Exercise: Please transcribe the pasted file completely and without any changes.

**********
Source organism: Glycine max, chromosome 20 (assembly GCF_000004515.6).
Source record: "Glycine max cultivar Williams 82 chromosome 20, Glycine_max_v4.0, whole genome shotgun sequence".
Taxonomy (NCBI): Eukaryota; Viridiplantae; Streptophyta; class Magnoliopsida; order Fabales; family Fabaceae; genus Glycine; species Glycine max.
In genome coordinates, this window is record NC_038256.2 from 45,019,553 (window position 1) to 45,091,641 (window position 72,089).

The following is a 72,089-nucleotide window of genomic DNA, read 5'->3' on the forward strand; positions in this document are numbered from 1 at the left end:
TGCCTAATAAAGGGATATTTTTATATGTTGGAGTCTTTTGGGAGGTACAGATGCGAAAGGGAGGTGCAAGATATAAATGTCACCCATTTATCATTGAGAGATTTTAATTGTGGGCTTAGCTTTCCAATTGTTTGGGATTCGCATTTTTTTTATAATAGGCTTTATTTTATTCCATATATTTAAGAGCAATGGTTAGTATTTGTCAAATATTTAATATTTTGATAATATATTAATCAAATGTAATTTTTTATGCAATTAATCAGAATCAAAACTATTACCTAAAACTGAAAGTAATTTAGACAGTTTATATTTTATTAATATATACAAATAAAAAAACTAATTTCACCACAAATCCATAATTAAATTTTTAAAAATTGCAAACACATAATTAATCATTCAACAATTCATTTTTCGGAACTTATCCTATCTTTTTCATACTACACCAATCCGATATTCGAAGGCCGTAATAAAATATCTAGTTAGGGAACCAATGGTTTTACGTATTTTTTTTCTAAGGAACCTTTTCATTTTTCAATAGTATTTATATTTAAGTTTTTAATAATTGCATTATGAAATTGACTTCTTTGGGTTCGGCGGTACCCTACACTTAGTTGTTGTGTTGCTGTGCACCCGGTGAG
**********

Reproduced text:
Source organism: Glycine max, chromosome 20 (assembly GCF_000004515.6).
Source record: "Glycine max cultivar Williams 82 chromosome 20, Glycine_max_v4.0, whole genome shotgun sequence".
Taxonomy (NCBI): Eukaryota; Viridiplantae; Streptophyta; class Magnoliopsida; order Fabales; family Fabaceae; genus Glycine; species Glycine max.
In genome coordinates, this window is record NC_038256.2 from 45,019,553 (window position 1) to 45,091,641 (window position 72,089).

The following is a 72,089-nucleotide window of genomic DNA, read 5'->3' on the forward strand; positions in this document are numbered from 1 at the left end:
TGCCTAATAAAGGGATATTTTTATATGTTGGAGTCTTTTGGGAGGTACAGATGCGAAAGGGAGGTGCAAGATATAAATGTCACCCATTTATCATTGAGAGATTTTAATTGTGGGCTTAGCTTTCCAATTGTTTGGGATTCGCATTTTTTTTATAATAGGCTTTATTTTATTCCATATATTTAAGAGCAATGGTTAGTATTTGTCAAATATTTAATATTTTGATAATATATTAATCAAATGTAATTTTTTATGCAATTAATCAGAATCAAAACTATTACCTAAAACTGAAAGTAATTTAGACAGTTTATATTTTATTAATATATACAAATAAAAAAACTAATTTCACCACAAATCCATAATTAAATTTTTAAAAATTGCAAACACATAATTAATCATTCAACAATTCATTTTTCGGAACTTATCCTATCTTTTTCATACTACACCAATCCGATATTCGAAGGCCGTAATAAAATATCTAGTTAGGGAACCAATGGTTTTACGTATTTTTTTTCTAAGGAACCTTTTCATTTTTCAATAGTATTTATATTTAAGTTTTTAATAATTGCATTATGAAATTGACTTCTTTGGGTTCGGCGGTACCCTACACTTAGTTGTTGTGTTGCTGTGCACCCGGTGAG